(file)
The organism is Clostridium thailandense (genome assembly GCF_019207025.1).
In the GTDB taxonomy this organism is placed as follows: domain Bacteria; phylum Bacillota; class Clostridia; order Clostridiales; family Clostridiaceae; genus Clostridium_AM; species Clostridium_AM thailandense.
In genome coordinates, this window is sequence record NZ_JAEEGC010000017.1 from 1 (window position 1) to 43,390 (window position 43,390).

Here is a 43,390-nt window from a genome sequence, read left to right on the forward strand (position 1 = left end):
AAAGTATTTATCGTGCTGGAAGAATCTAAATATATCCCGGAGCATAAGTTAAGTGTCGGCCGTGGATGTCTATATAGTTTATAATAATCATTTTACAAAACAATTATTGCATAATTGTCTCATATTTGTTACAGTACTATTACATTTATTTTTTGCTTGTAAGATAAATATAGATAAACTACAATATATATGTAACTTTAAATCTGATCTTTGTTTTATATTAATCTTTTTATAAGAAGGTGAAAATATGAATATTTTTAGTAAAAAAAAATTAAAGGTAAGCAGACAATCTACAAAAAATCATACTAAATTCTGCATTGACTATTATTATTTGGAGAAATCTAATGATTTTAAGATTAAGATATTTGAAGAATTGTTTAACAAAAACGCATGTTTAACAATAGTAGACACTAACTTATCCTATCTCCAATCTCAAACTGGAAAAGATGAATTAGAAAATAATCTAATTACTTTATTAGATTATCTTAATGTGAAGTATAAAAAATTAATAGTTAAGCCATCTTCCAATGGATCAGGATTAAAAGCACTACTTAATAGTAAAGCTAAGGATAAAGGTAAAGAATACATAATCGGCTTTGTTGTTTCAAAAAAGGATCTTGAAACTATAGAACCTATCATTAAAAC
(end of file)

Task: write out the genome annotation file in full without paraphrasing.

The organism is Clostridium thailandense (genome assembly GCF_019207025.1).
In the GTDB taxonomy this organism is placed as follows: domain Bacteria; phylum Bacillota; class Clostridia; order Clostridiales; family Clostridiaceae; genus Clostridium_AM; species Clostridium_AM thailandense.
In genome coordinates, this window is sequence record NZ_JAEEGC010000017.1 from 1 (window position 1) to 43,390 (window position 43,390).

Here is a 43,390-nt window from a genome sequence, read left to right on the forward strand (position 1 = left end):
AAAGTATTTATCGTGCTGGAAGAATCTAAATATATCCCGGAGCATAAGTTAAGTGTCGGCCGTGGATGTCTATATAGTTTATAATAATCATTTTACAAAACAATTATTGCATAATTGTCTCATATTTGTTACAGTACTATTACATTTATTTTTTGCTTGTAAGATAAATATAGATAAACTACAATATATATGTAACTTTAAATCTGATCTTTGTTTTATATTAATCTTTTTATAAGAAGGTGAAAATATGAATATTTTTAGTAAAAAAAAATTAAAGGTAAGCAGACAATCTACAAAAAATCATACTAAATTCTGCATTGACTATTATTATTTGGAGAAATCTAATGATTTTAAGATTAAGATATTTGAAGAATTGTTTAACAAAAACGCATGTTTAACAATAGTAGACACTAACTTATCCTATCTCCAATCTCAAACTGGAAAAGATGAATTAGAAAATAATCTAATTACTTTATTAGATTATCTTAATGTGAAGTATAAAAAATTAATAGTTAAGCCATCTTCCAATGGATCAGGATTAAAAGCACTACTTAATAGTAAAGCTAAGGATAAAGGTAAAGAATACATAATCGGCTTTGTTGTTTCAAAAAAGGATCTTGAAACTATAGAACCTATCATTAAAAC